For clarification, the Atlab group of labs which included Atlab in Sydney and Auckland NZ, and Cinevex in Melbourne (referred to by JB as "down there"), was recently acquired by Deluxe. It's now rebranded as Deluxe Australia (which includes EFILM Australia in the same building), Deluxe Melbourne and Deluxe Auckland. I'm no longer there.

There is talk of the Warner Bros Village Roadshow studios in Queenlsland reopening the loss-making lab that Atlab closed down there (on the studio lot) last year. I guess it would just be a simple process-only front-end service again though.



My mistake. Im sure it was or perhaps it was the chasis version. It was a fair few years ago. They were the only lab i've ever done film finishes at, and that's the only brand of colour grading that I know from that process so i figured it must have been what they used !

I suspect RS are looking to set that up to prop up the studios they own there ? No lab in the state of QLD makes the studio's look a bit useless right ?? I guess it's actually about keeping the theme park that's ATTACHED to those studios going. Movieworld where there's no one making movies doesn't really make a lot of sense !

jb
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#15 Dominic Case

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Posted 11 March 2009 - 11:41 PM

No lab in the state of QLD makes the studio's look a bit useless right ??

Not really.

How many states in the USA have thriving (though small) film production, with rich state incentives, but no lab? What about the activity in South Australia - about the most prolific growth of any Australian state in the last year or two.

If you shoot film then the airport isn't far away, bringing larger facilities in Sydney within reach. If you shoot digital (which is the case for more and more of the offshore work that the Queensland studios are seeking to attract) then a lab is irrelevant.

I think it's more complex. Queensland cinematographers were NOT HAPPY when Atlab closed. Their bread and butter is commercials, and many of them like to shoot film. No lab on a quick and snappy commercial shoot is a bigger issue than no lab on a feature. So TVCs go digital, upsetting those cinematographers. Are the studios trying to improve the situation for them? Why?
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#16 Simon Wyss

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Posted 12 March 2009 - 12:34 PM

Hi, George

Had you shot on polyester base film and not in CinemaScope the negative assembly were a fun thing to do. Welding machine, you know.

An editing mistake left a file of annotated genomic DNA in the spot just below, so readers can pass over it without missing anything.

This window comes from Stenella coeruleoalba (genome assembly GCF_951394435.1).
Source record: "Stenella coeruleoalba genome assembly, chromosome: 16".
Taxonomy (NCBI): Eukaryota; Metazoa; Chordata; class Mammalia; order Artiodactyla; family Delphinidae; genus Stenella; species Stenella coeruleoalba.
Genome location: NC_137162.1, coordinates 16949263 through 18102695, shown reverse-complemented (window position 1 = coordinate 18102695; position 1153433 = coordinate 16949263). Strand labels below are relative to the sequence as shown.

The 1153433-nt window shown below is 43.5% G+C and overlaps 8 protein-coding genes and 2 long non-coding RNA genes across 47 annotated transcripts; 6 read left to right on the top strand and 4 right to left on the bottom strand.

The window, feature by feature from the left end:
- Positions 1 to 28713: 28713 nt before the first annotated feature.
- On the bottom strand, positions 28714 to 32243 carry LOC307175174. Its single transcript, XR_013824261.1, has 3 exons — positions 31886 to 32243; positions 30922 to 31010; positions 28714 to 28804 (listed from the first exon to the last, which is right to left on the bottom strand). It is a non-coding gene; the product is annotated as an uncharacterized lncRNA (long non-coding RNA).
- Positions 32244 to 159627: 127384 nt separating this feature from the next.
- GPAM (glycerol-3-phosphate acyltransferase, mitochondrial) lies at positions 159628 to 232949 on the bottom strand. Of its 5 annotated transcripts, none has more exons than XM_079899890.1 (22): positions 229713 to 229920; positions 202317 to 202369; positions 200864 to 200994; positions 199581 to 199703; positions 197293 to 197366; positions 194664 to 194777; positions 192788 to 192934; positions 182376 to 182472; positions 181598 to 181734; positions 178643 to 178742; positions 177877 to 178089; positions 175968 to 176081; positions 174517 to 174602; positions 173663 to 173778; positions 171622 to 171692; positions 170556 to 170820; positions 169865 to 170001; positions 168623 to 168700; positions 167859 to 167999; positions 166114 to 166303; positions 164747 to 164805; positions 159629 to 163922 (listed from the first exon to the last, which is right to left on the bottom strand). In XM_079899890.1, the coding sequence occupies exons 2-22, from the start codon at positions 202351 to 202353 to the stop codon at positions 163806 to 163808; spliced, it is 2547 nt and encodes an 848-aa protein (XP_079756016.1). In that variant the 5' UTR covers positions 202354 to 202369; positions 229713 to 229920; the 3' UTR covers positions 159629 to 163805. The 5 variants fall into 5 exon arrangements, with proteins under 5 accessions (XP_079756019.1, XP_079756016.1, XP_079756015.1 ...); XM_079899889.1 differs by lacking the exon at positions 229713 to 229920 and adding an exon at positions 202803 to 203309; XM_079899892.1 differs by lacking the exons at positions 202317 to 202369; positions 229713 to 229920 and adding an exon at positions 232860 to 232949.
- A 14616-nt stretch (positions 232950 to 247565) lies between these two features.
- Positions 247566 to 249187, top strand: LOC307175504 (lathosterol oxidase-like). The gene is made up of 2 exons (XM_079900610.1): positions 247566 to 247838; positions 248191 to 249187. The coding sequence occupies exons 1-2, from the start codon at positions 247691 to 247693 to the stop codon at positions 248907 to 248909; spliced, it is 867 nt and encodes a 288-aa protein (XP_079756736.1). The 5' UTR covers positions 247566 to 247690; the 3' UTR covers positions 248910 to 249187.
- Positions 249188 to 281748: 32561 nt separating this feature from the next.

I should come to NYC and do the job with Hammann equipment. 2000 splices sounds like five weeks. I am used to work exactly and I have a soft touch.
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#17 K Borowski

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Posted 12 March 2009 - 01:46 PM

Simon, if you came to NYC and did cutting, you could definitely make money. IDK about B&W neg. That particular form of filmmaking "Jumped he Shark" over 30 years ago. . .

What was the last theatrical B&W film release you can think of? Howabout the last B&W television show.

I know some uneducated fools who say "Oh, I wouldn't bother seeing a B&W film."


I am pretty sure that neg. cutting is dead for television now though.
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#18 K Borowski

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Posted 12 March 2009 - 01:51 PM

I'm also contemplating doing this myself possibly, to save money. Anyone has any helpful advice on what kind of hot splicer to use, and how many weeks this might take for a 2 hour show? I've got about 2000 total edits, with the flash to flash I'm imagining that aught to be less.


George, I'd say it depends on what you've shot, but I would say to stay as far away from 4-perf. as possible I've seen PROFESSIONALLY cut anamorphic films, like "The Alamo" where you could see a faint line every time they changed shots. Maybe the gate was slightly out of alignment, but this is unlikely. This was/is a Union run theatre.
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#19 Marc Alucard

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Posted 12 March 2009 - 06:49 PM

What was the last theatrical B&W film release you can think of? .


David Lynch's "The Elephant Man" and "Eraserhead".

More recently Cory McAbee's "The American Astronaut"
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#20 David Mullen ASC

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Posted 12 March 2009 - 07:31 PM

What was the last theatrical B&W film release you can think of?


"The Good German" was the last one I saw, I think. Before that, "The Man Who Wasn't There". There were some others that I missed.